The cath labs at St. John’s Hospital and Memorial Medical Center in Springfield and Memorial Hospital in Carbondale employ highly specialized treatments and devices to provide the highest level of care in emergency situations.

For Ann that meant within minutes there was a rescue team at her door to transport her to Memorial Medical Center in Springfield.

“After John called the rescue squad, it seemed like they never did get here. But you know, when you’re in pain your perception of time is off. I had never felt anything like that. I’ve had three children and believe me, childbirth wasn’t anything to that. It was just too awful. So I was happy when they got here, but they were trying to figure out how to get a stretcher into our house.”

Ann resides in a split-level house with stairs immediately at the entrance.

“I told them ‘Don’t worry about it!’ ‘I’ll walk!’ And, I walked out to the front and got on the cart and said ‘Now, let’s get going!”

The rescue squad that picked Ann up immediately contacted Memorial and arranged to meet an ambulance en route. The ambulance met the rescue squad in a residential area and then took Ann the rest of the way to Memorial.

“Once I was in the ambulance, the paramedic started in on me with oxygen and blood pressure and gave me nitro. That slowed the pain down a little, but not enough. When we got to the hospital everything moved very quickly. I heard a man say, ‘Mrs. Rawlings you’re having a heart attack. We’re going to the cath lab. Then they ran. They took my cart and just ran to the cath lab. I arrived at 8:30 p.m. and by 10:30 I was done and in my room upstairs. It was a really quick response.”

Many patients recovering from heart-related illness are concerned with the level of activity they will have after the event. Ann found herself immediately beginning rehabilitation and even enjoying it.

“I started rehab the very next week. The first time you go, you have a consultation with Paula. She explains everything you’re going to do. It’s funny, but I’ve never been on a treadmill. I had been walking at my own pace, and when the treadmill started it was so slow that I almost fell on my face! I take a lot of kidding from the other patients about that. I’m mastering it now though, since they increased the speed.”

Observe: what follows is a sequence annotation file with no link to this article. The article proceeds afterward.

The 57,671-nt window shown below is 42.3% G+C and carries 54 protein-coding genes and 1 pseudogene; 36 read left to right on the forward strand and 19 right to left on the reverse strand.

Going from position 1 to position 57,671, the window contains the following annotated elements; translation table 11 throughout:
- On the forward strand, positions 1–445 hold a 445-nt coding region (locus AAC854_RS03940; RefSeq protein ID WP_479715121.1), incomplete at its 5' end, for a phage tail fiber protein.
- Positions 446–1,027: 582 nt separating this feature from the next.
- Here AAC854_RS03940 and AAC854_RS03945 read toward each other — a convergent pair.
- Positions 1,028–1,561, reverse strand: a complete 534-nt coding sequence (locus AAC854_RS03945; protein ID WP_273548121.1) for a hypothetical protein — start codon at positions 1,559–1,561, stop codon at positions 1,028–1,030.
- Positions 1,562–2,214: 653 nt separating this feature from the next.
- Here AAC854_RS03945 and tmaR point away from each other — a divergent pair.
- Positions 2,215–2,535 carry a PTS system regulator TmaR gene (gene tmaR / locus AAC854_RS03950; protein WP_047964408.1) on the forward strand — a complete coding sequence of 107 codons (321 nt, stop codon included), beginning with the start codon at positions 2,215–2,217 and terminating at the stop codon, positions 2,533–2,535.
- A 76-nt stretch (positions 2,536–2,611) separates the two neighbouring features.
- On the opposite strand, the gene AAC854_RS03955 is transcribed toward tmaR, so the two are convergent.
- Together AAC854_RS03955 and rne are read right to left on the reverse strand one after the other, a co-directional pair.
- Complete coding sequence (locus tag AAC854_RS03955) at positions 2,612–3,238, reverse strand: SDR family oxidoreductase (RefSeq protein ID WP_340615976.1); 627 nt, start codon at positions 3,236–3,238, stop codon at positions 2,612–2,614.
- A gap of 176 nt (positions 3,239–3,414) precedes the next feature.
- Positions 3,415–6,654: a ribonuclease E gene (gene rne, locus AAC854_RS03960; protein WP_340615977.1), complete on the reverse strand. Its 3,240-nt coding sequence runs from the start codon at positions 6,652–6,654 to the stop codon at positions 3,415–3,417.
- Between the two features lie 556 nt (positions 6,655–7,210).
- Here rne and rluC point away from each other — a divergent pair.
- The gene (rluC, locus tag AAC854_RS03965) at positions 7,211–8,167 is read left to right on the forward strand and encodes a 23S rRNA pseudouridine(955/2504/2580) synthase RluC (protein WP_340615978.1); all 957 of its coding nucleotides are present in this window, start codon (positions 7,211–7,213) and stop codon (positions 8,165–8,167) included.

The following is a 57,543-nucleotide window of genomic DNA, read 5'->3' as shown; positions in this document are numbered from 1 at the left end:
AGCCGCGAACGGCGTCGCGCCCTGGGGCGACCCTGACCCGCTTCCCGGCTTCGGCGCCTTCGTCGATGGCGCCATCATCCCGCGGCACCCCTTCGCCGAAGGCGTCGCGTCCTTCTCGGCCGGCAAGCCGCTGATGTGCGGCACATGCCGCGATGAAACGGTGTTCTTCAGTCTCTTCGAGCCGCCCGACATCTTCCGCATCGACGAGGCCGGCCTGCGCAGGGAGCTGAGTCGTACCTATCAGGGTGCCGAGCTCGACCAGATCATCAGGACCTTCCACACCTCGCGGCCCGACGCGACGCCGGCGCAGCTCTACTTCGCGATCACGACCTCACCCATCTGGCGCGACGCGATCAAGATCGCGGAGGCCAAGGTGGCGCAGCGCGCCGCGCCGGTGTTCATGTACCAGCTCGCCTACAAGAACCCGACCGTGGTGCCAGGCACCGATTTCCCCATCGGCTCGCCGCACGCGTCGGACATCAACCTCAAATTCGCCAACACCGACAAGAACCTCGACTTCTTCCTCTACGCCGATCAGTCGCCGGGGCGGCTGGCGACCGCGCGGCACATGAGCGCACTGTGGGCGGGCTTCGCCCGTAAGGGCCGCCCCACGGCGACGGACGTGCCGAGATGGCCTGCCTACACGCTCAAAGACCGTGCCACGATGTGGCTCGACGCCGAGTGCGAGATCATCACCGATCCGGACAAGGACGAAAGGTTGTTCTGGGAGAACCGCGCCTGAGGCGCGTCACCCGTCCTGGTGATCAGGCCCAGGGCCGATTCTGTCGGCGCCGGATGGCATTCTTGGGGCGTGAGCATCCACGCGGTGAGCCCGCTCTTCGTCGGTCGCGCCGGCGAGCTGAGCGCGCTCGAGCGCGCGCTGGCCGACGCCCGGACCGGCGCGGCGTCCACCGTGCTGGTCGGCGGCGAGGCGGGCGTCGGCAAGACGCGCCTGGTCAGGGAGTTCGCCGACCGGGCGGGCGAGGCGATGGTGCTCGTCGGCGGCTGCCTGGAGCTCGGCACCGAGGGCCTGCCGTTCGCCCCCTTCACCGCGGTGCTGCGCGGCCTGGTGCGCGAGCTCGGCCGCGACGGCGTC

Throughout the rehabilitation program, patients are monitored and encouraged, not only by the staff, but by each other.

Ann says, “You kind of get to know everybody and help each other. If we forget something, someone is always quick to point out, ‘You forgot to stretch!’ I like to kid some of the men because they don’t like the stretching. I always tell them they’re cheating. It’s just the teacher coming out in me.”

When asked about her plans for the future, and the impact that the program has had on her Ann says, “After my heart attack, I’m just like normal. I just thank God and everybody involved that I’m like that. You come home and you’re thankful for the simplest activities like seeing your grandchildren. I might not have been doing that. So these people, from right here in town, all the way to the hospital – I am thankful for them all.”


When implementing a heart healthy eating lifestyle, many may believe that you must completely renovate your eating habits. But by making a few changes as outlined below, you can jumpstart into a lifetime heart healthy eating plan.

Flaxseed Meal:


The next time you are in the baking aisle or organic foods aisle at the grocery store, hunt down a bag of ground flaxseed meal. Sprinkle one tablespoon on your cereal or in your yogurt, soup or applesauce to get the valuable omega-3 fats. Omega-3 fats are natural anti-inflammatories that also improve blood flow and interfere with blood clotting. Aim for five tablespoons each week.